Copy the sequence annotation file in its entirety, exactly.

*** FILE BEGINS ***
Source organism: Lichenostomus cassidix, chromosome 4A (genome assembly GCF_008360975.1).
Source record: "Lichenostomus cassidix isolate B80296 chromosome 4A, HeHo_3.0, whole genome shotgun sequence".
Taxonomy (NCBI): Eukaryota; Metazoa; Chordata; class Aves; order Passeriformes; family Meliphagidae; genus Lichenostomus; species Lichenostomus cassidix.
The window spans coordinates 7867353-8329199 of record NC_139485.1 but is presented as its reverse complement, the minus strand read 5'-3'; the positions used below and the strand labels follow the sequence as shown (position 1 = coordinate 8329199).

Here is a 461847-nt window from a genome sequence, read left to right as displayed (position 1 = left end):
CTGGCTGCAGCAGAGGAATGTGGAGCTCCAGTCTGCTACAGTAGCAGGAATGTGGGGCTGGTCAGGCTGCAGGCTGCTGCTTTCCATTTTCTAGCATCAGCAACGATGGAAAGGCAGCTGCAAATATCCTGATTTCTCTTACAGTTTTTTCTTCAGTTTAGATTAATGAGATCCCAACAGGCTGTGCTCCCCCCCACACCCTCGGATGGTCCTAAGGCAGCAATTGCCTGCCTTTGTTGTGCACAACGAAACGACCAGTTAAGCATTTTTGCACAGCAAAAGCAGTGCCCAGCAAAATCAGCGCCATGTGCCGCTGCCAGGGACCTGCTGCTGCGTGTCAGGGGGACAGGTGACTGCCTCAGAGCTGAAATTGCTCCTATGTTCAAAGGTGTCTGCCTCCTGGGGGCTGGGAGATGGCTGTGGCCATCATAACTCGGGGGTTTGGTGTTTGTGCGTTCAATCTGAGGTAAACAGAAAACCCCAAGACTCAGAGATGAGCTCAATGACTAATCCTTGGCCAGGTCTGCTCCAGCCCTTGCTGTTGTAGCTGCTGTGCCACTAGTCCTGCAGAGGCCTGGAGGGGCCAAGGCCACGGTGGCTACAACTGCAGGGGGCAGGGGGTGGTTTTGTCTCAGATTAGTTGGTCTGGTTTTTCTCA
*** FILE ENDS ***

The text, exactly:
Source organism: Lichenostomus cassidix, chromosome 4A (genome assembly GCF_008360975.1).
Source record: "Lichenostomus cassidix isolate B80296 chromosome 4A, HeHo_3.0, whole genome shotgun sequence".
Taxonomy (NCBI): Eukaryota; Metazoa; Chordata; class Aves; order Passeriformes; family Meliphagidae; genus Lichenostomus; species Lichenostomus cassidix.
The window spans coordinates 7867353-8329199 of record NC_139485.1 but is presented as its reverse complement, the minus strand read 5'-3'; the positions used below and the strand labels follow the sequence as shown (position 1 = coordinate 8329199).

Here is a 461847-nt window from a genome sequence, read left to right as displayed (position 1 = left end):
CTGGCTGCAGCAGAGGAATGTGGAGCTCCAGTCTGCTACAGTAGCAGGAATGTGGGGCTGGTCAGGCTGCAGGCTGCTGCTTTCCATTTTCTAGCATCAGCAACGATGGAAAGGCAGCTGCAAATATCCTGATTTCTCTTACAGTTTTTTCTTCAGTTTAGATTAATGAGATCCCAACAGGCTGTGCTCCCCCCCACACCCTCGGATGGTCCTAAGGCAGCAATTGCCTGCCTTTGTTGTGCACAACGAAACGACCAGTTAAGCATTTTTGCACAGCAAAAGCAGTGCCCAGCAAAATCAGCGCCATGTGCCGCTGCCAGGGACCTGCTGCTGCGTGTCAGGGGGACAGGTGACTGCCTCAGAGCTGAAATTGCTCCTATGTTCAAAGGTGTCTGCCTCCTGGGGGCTGGGAGATGGCTGTGGCCATCATAACTCGGGGGTTTGGTGTTTGTGCGTTCAATCTGAGGTAAACAGAAAACCCCAAGACTCAGAGATGAGCTCAATGACTAATCCTTGGCCAGGTCTGCTCCAGCCCTTGCTGTTGTAGCTGCTGTGCCACTAGTCCTGCAGAGGCCTGGAGGGGCCAAGGCCACGGTGGCTACAACTGCAGGGGGCAGGGGGTGGTTTTGTCTCAGATTAGTTGGTCTGGTTTTTCTCA